"The 2015 FL3TCH3R Exhibit: Social & Politically Engaged Art" is on display at the Reece Museum at East Tennessee State University through Dec. 7.
Socially and politically engaged art has been integral in creative expression since the beginning of visual arts, and "The FL3TCH3R Exhibit," an international juried exhibit that explores the current trends and trajectory in this field, is in its third year.
Juror Joyce Ogden selected 65 works by 57 artists from 31 states and six countries for inclusion in the exhibit, out of 283 pieces submitted by approximately 100 artists. In addition to the United States, other nations represented in the exhibit are Andorra, Korea, Latvia, Qatar and the United Kingdom.
Ogden is an award-winning artist based in southern Indiana whose work explores sustainability, the importance of water to local agriculture, nature, time and space. She received a master of fine arts degree from the Henry Radford Hope School of Fine Arts at Indiana University-Bloomington and has exhibited throughout the southeastern United States. She is a professor of art at Spalding University and the Kentucky College of Art in Louisville.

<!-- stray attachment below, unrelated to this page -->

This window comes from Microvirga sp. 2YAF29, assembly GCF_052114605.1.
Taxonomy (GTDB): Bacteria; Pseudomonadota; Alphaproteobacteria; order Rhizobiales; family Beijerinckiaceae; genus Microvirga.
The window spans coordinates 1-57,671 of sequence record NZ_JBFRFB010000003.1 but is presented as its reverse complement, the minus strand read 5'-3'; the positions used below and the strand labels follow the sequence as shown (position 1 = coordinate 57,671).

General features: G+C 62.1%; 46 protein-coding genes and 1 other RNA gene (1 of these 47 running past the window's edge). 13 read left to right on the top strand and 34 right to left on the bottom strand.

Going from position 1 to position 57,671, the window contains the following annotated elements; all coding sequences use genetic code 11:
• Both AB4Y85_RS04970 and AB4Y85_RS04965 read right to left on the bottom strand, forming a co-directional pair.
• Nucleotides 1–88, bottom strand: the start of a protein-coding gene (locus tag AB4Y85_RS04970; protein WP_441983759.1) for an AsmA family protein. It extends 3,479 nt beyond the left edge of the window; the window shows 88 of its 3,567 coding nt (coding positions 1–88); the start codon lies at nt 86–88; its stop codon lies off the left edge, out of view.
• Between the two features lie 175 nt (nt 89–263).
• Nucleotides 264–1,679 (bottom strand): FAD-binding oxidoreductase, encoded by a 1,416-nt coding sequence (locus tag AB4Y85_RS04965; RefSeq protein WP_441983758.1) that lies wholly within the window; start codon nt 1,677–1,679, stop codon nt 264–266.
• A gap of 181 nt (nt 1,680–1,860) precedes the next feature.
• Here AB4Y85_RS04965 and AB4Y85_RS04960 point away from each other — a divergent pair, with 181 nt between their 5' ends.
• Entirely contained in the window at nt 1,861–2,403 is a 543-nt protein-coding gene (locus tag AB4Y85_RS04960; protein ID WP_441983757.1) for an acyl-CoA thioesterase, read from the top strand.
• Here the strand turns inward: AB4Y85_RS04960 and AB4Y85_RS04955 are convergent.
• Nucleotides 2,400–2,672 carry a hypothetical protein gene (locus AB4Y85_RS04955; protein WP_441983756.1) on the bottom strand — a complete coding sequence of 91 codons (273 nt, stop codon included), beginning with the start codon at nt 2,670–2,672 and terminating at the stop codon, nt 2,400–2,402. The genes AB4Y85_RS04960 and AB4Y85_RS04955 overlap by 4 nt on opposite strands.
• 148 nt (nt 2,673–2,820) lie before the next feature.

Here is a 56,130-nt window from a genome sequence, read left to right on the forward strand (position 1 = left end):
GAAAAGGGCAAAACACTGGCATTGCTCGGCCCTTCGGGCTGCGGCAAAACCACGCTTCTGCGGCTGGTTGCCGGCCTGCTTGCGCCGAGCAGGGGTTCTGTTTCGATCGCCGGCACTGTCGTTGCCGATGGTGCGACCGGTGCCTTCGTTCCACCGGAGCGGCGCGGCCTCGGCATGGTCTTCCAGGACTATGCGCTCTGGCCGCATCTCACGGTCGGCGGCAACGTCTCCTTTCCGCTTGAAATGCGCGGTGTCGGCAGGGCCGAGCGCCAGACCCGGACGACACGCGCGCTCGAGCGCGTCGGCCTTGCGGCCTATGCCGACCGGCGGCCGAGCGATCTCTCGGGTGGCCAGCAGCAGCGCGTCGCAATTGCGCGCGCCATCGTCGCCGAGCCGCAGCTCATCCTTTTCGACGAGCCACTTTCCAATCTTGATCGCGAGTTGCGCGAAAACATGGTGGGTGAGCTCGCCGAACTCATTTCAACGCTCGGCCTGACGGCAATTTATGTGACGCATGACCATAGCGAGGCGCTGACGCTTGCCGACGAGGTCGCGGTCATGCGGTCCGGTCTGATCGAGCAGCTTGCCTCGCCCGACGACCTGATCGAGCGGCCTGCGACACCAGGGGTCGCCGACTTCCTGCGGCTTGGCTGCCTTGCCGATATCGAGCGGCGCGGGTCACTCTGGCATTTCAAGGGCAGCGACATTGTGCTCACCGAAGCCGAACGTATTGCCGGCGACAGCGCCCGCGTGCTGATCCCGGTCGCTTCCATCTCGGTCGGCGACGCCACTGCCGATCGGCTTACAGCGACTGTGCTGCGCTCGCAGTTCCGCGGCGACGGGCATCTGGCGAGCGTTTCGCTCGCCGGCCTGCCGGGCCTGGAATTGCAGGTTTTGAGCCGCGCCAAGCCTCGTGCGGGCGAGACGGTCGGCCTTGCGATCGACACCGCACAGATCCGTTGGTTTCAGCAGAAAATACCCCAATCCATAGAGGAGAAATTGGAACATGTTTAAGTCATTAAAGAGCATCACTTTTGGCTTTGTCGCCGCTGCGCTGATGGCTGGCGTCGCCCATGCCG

Ogden comes to ETSU as a visiting artist during the spring 2016 semester, sponsored by the Mary B. Martin School of the Arts.
Four main cash prizes and several honorable mentions will be given. This year, the "FL3TCH3R Exhibit" Appalachian Artist Award will be renamed the Sammie L. Nicely Appalachian Artist Award to honor the memory of the late artist who served in residence at the Reece Museum during the fall 2014 and spring 2015 semesters prior to his death.
The exhibition is in memory of former ETSU student Fletcher H. Dyer, who died in a motorcycle accident in 2009 at the age of 22. He was a senior in the department, pursuing his bachelor of fine arts degree with a concentration in graphic design. He won five ADDY awards locally and one SILVER district ADDY award.
"As an artist and graphic designer, Fletcher created works that addressed social and political issues that concerned him through visual means," said his mother, Barbara Dyer, who is directing the exhibit with her husband, M. Wayne Dyer, a professor in the Department of Art and Design. "Fletcher's work embodied a purposeful, deliberate perspective, and it was his personal endeavor to employ art as social commentary.
"The collective creative works in "The FL3TCH3R Exhibit' hopefully serve as an avenue or agent for societal transformation and exposure of social and political points of view. The goal is to recognize and advance this endeavor by providing a venue for the exhibition of socially and politically engaged art."
Proceeds from the exhibit's entry fees go toward the Fletcher H. Dyer Memorial Scholarship for ETSU Art and Design students.
For more information, call the Reece Museum, 423-439-4392.